Ending the war
Ellsberg testified that he was the only scholar and policymaker to read the complete historical study submitted to Secretary McNamara, now known as “The Pentagon Papers.” Ellsberg tracked and traced a long-standing pattern of deception and lying. It was a complex pattern that involved officers in the field, government agencies and agents, Congressmen and political operatives all the way up to—and, by inference, including—the Oval Office during several presidential administrations. When Ellsberg finally resigned himself to the fact that the government was going to suppress this report, with his former RAND colleague Anthony Russo, he made several surreptitious copies. Ellsberg was also aided and abetted by the Xeroxing talents of his two teenage children, Robert and Mary.
For a time, Ellsberg attempted to release the Papers through legal channels. He approached several high ranking Congressmen and major national media outlets. As a trial witness, after answering a series of pre-planned questions, Ellsberg anticipated that the prosecutor would rise to challenge him. He hoped to hear, “You can’t prove that the government lied!” In response Ellsberg intended to unsnap his briefcase and Voila! present the Pentagon Papers as evidence. However, that didn’t happen. The judge deftly prevented Ellsberg from saying anything. As Ellsberg left the courtroom, we still didn’t know what he was trying to say. Upon the release of the Papers, about six months later, I was floored, “That's what he was going to do at our trial!”
“Speak truth to power!”
Historians of the Vietnam War will argue for centuries over both its initiating cause (“Did the Bay of Tonkin incident really happen?”) and its terminating cause (“Make love, not war!”). Few, I aver, will doubt that Daniel Ellsberg’s release of the Pentagon Papers (June 13, 1971) was a major terminating cause. Ellsberg’s document copying activity was known to the FBI and other high officials several years before our trial. However, no one knew exactly what documents he possessed, and, for the Feds, bringing him to trial risked opening a Pandora’s Box. They feared that a trial would achieve what Ellsberg sought, namely public awareness. So, the FBI had counseled against an arrest.
Here’s the quirky link: President Nixon deeply despised Ellsberg, He sought revenge for what he deemed Ellsberg’s traitorous act. So, in September of 1971, to discredit him, the President authorized an illegal, criminal raid on Ellsberg’s psychiatrist’s office. Was Nixon hoping to find some Freudian slips in Ellsberg’s psych file? When this bungled burglary came to light, it only heightened Ellsberg’s national stature as it diminished Nixon’s.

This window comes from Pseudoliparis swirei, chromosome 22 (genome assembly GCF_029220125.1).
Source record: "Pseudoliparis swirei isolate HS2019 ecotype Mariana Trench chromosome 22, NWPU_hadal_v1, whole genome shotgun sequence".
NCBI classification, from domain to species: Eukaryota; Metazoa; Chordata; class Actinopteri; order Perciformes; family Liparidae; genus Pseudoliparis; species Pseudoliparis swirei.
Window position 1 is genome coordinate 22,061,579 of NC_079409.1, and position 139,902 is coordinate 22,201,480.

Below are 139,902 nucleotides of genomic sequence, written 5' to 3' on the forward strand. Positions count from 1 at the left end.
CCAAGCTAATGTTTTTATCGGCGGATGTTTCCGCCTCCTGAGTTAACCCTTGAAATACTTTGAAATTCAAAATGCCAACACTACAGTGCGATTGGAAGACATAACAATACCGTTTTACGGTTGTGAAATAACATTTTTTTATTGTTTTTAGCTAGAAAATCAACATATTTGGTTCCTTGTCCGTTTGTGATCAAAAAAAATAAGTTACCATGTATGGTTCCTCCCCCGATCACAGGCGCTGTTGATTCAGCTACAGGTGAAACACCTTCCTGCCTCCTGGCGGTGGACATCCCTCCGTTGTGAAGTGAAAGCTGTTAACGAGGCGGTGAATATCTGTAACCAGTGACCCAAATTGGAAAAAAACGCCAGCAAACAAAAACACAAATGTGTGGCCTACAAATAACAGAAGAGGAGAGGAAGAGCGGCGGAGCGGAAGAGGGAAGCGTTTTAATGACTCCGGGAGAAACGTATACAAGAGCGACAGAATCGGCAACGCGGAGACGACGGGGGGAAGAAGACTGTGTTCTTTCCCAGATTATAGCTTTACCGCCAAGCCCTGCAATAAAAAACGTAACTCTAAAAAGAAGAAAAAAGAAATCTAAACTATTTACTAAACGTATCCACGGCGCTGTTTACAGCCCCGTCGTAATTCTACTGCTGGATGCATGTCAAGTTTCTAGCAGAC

The connection with us was part of Ellsberg’s connection with all draft resisters. He testified that he was strongly influenced in forming his moral decisions by nonviolent draft resisters. "The example of people who have committed themselves to non-violence and who have acted on it has had a great influence on me. It has led me to try to learn their motivations and thinking. I have studied books that they have given me, but most of all, I have been impressed by their actions and their characters, and that has had a very strong influence on my life…"
While waiting to enter prison, he and I (and others of the Minnesota 8) had several long telephone conversations. We discussed nonviolence, what life in prison might be like, what the Quaker testimony of “Speak truth to power” actually meant in terms of how a peacemaker must act, and so forth. Nevertheless, I was still blown-away by—and grateful for—his courage and commitment in risking his life the day he released the Papers. Man, He faced over a hundred years in prison! There were few in the Resistance who did not fear for Ellsberg’s life. After all, political assassinations had become acceptable policy here at home as well as in Vietnam.